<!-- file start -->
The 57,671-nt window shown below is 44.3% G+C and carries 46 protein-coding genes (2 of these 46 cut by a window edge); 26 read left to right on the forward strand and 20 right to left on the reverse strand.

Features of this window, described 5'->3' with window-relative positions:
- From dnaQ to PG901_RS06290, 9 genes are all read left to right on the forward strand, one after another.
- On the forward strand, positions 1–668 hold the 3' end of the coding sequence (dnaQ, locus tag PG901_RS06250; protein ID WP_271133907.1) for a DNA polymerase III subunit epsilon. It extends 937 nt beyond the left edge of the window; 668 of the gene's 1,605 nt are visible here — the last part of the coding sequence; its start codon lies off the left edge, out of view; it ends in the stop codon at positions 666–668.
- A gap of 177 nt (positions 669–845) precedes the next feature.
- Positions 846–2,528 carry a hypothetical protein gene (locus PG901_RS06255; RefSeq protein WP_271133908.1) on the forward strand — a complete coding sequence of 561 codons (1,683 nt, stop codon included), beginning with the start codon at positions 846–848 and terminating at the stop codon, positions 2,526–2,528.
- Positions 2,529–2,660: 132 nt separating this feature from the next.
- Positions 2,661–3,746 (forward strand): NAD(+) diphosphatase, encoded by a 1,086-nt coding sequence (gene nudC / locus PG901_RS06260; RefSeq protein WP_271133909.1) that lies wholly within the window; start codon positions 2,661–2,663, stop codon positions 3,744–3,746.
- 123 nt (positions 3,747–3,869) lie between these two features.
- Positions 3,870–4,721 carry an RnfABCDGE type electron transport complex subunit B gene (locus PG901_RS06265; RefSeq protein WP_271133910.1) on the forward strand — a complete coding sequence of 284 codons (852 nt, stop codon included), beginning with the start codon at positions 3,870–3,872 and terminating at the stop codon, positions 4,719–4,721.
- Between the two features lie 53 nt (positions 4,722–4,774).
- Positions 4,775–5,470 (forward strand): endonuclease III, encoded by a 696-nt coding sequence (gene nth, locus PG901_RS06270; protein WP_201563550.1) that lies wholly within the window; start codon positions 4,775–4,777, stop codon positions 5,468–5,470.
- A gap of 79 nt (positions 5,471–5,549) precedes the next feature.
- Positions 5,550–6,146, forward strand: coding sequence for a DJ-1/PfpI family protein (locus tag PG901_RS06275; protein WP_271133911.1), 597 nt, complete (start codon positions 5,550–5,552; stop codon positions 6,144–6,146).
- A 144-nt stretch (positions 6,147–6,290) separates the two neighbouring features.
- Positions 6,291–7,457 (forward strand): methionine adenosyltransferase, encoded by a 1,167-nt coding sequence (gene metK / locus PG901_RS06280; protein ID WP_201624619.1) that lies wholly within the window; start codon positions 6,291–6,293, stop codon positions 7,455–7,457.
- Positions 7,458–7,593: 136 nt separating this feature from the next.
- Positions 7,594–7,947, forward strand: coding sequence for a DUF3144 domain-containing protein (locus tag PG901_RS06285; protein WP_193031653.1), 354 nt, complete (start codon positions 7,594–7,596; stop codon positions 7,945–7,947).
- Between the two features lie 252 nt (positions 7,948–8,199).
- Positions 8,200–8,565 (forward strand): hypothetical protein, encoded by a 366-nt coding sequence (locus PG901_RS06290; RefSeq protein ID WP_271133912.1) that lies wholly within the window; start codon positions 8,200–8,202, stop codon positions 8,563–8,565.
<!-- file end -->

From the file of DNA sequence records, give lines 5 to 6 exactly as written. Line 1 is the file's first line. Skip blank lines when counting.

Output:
- A gap of 177 nt (positions 669–845) precedes the next feature.
- Positions 846–2,528 carry a hypothetical protein gene (locus PG901_RS06255; RefSeq protein WP_271133908.1) on the forward strand — a complete coding sequence of 561 codons (1,683 nt, stop codon included), beginning with the start codon at positions 846–848 and terminating at the stop codon, positions 2,526–2,528.